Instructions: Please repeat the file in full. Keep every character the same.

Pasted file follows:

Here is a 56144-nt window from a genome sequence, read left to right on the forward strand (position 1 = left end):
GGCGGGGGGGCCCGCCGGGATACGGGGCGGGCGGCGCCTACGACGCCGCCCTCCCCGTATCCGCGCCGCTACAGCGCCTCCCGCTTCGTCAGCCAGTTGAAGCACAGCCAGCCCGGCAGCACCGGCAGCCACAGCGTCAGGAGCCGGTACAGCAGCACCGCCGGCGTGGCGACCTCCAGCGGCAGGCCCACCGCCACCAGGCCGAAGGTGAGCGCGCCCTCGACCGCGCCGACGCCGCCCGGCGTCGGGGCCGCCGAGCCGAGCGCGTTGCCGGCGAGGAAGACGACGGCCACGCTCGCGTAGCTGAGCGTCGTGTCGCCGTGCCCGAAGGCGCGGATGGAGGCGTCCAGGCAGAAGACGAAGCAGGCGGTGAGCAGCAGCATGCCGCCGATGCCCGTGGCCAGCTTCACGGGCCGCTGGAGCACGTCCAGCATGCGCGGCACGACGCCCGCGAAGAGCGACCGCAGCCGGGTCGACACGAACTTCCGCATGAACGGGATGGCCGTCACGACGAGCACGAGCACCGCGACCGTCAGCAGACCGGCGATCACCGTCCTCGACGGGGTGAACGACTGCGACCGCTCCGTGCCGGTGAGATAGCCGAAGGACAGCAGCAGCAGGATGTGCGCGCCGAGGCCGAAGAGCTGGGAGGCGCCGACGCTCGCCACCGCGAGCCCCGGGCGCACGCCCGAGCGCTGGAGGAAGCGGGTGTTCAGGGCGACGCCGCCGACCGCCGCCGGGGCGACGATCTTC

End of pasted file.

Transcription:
Here is a 56144-nt window from a genome sequence, read left to right on the forward strand (position 1 = left end):
GGCGGGGGGGCCCGCCGGGATACGGGGCGGGCGGCGCCTACGACGCCGCCCTCCCCGTATCCGCGCCGCTACAGCGCCTCCCGCTTCGTCAGCCAGTTGAAGCACAGCCAGCCCGGCAGCACCGGCAGCCACAGCGTCAGGAGCCGGTACAGCAGCACCGCCGGCGTGGCGACCTCCAGCGGCAGGCCCACCGCCACCAGGCCGAAGGTGAGCGCGCCCTCGACCGCGCCGACGCCGCCCGGCGTCGGGGCCGCCGAGCCGAGCGCGTTGCCGGCGAGGAAGACGACGGCCACGCTCGCGTAGCTGAGCGTCGTGTCGCCGTGCCCGAAGGCGCGGATGGAGGCGTCCAGGCAGAAGACGAAGCAGGCGGTGAGCAGCAGCATGCCGCCGATGCCCGTGGCCAGCTTCACGGGCCGCTGGAGCACGTCCAGCATGCGCGGCACGACGCCCGCGAAGAGCGACCGCAGCCGGGTCGACACGAACTTCCGCATGAACGGGATGGCCGTCACGACGAGCACGAGCACCGCGACCGTCAGCAGACCGGCGATCACCGTCCTCGACGGGGTGAACGACTGCGACCGCTCCGTGCCGGTGAGATAGCCGAAGGACAGCAGCAGCAGGATGTGCGCGCCGAGGCCGAAGAGCTGGGAGGCGCCGACGCTCGCCACCGCGAGCCCCGGGCGCACGCCCGAGCGCTGGAGGAAGCGGGTGTTCAGGGCGACGCCGCCGACCGCCGCCGGGGCGACGATCTTC